The Genocide Condition Part 1 – A Hunter’s Heart

The Genocide Condition Part 1 – A Hunter’s Heart

The job seemed simple at first, as usual. Tiko Corporation hired Jaque and I to hunt down some prey. As part of a major colonization effort of this corporation, they wanted a particularly predatory population of animals brought down to controllable levels. They new very little about the animal, aside from its physiology, because any attempts at behavioral studies or capture ended up in death, and no facts to recover… as if they knew they were being studied, and didn’t want to be.

When I saw the biological studies of the dead ones, they seemed odd to me. Don’t get me wrong. I’m just a first-in scout, with a small bounty hunting business on the side, not a biologist or any kind of bio-engineer. But things seemed too structured inside that thing, too perfect. Hardly any differences from one to another. Of course, I’m not the expert, so I didn’t say anything.

These things are called Goraxian wardogs, from the planet Gorax. These beast are larger than normal men, standing on the hind legs, which they did quite often . They have coarse fur the emanates from sharp ended scales. They are very canine, in appearance, but very cat-like in movement. They have strong claws on all four paws, but the most outstanding feature is the extendible, under-belly spike-like horns. These iron-hard horns extend out from their belly, when the leap attack a victim, impaling it, thusly allowing the dog to devour it freshly skewered prey. These spikes are about as long as their legs, and stay close to beast’s underside when not in attack position. Very nasty natural weapons.

Gorax is a nice little planet, I must say. Quiet… almost too quiet. I should have stayed away. They sent us down a month ago, to mop up an already major population control effort. They had already wiped out a majority of them, in their large hunting parties, but not without taking a few hunter with them. It didn’t dawn on me exactly how major this effort was and how many they had killed until I got there. The things I learned, the horror stories I heard… made a man almost hate them. The hunters on the planet were obsessed, as if their lives revolved around the destruction of the Wardog species. This was the first notion Jaque and I got that this was more than population control.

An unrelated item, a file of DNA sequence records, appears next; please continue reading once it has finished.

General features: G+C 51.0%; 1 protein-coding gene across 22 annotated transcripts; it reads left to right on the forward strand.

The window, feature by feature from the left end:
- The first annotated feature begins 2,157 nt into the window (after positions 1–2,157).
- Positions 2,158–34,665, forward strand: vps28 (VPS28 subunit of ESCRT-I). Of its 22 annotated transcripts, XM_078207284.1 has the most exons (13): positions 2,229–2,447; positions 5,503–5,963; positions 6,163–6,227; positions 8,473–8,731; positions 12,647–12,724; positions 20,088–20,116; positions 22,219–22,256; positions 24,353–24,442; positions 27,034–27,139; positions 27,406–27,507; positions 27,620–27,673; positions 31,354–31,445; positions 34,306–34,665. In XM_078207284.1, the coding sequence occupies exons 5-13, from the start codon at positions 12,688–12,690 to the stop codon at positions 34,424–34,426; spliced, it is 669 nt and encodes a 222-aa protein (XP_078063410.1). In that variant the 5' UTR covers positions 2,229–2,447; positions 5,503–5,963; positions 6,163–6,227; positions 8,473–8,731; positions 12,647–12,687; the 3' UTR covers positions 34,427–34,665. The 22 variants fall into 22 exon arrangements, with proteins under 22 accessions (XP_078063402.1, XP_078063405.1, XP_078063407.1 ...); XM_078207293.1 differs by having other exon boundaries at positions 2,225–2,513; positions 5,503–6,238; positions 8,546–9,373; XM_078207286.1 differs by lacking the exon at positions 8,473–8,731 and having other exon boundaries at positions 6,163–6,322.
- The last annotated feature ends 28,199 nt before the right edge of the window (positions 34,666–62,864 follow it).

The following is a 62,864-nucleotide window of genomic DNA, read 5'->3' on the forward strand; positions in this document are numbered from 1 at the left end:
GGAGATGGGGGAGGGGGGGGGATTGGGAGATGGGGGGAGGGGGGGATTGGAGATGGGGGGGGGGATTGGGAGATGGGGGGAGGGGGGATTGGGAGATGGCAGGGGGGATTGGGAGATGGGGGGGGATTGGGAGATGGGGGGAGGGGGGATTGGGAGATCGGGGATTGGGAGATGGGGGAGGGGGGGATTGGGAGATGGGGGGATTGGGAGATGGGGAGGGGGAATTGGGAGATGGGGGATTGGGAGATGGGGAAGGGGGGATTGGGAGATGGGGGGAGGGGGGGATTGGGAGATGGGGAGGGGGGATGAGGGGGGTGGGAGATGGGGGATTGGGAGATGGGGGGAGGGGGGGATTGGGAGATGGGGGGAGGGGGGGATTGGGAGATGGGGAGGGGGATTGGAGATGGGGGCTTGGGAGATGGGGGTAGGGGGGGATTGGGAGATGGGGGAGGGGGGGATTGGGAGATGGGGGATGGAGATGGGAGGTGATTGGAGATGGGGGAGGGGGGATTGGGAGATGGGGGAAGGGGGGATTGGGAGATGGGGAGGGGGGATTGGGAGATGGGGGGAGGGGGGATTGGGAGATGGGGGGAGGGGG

From a big game hunter’s stand point, these wardogs were good prey, as I soon discovered. They were very deliberate, almost thinking. Each move they made seemed strategic. Their intelligence was grossly underestimated by the corporate reports. But there was something about them. Again, my keen sense of observation kicked in, as I noticed a strangeness about them and how they reacted to their environment. An uneasiness, but commanding domination about the environment; of the world around them; but this world didn’t seem to belong to them. More like they took it. But from who?

The hunting parties were always being replenished with new mercs, usually dregs pulled out of corporate prison and given a gun and dropped on the planet, not necessarily in that order. the night I arrived, a hunting party came in with one kill, 2 men surviving out of a party of 9. The two survivor were coated in blood, some their own. The dead were piled in the rear of the All-terrain land rover, the rover leaving a trail of blood. None of the bodies were whole, and all had their chests and/or backs sliced jaggedly along the axis. The survivors were better off dead when they arrived, and they were a day later. Apparently the belly-spikes of the wardogs have an incredibly brutal venom, of which we don’t have an antitox. This was not included in the reports.

The hunting expedition camp was built in a valley, below some low mountains covered in thick alien jungle. No extensive surveying had been done; we knew the terrain only by satellite data, which didn’t tell us much. The surrounding jungle was just beginning to be mapped, and by crude hands. This job was beginning to get complicated.

Two weeks later, I learned quite a bit; about the dogs, about what not to ask, about the politics and conspiracies of the expedition. The hunters were fragmented, hunting for their own reasons, sometimes for glory, others for death. The dogs were wearing down on them, and it was very apparent. The hunt was beginning to seem like a war; a war that these dogs have seen before and won.

The dogs seemed to be surviving, even after weeks worth of hunting parties, and hundreds of kills. We kill 2, six more arrive in their place. Gorax had a pest problem, and these pests were big and savage. Apparently, through observation, the wardogs multiply at alarming rates, and grow even faster. Their appetite for flesh is unrelenting during the short growth period, after which it seems they kill more for the fun of it than food. At least, that was the way the hunters interpreted the dogs.

Being ex-Fleet is something I don’t tell everyone. In fact, I paid a truth-assassin big creds to take it off my record and replace it with merc jobs. But somehow, someone knew. On nights when I’m not on patrol, I spend them in the only excuse for a bar in the encampment, the Dry Bolt. The liquor was watered down and laced with some kind of narcotic that made us easy to satisfy, to keep us under control. I didn’t care, the money was good. I chatted with a few gents about their situation, when I asked the question I never should have. “so when is the population going to be considered controllable?” The silence was uncomfortable. They didn’t hand around long.

As I left that night, I realized why that was the wrong thing to ask. They didn’t have plans to stop killing them… complete genocide. That was the last thought I had for that evening… at least, conscious thought. They came out of an alley next to the bar. The last thing I remember was “Next time, Fleet Man, don’t ask questions?”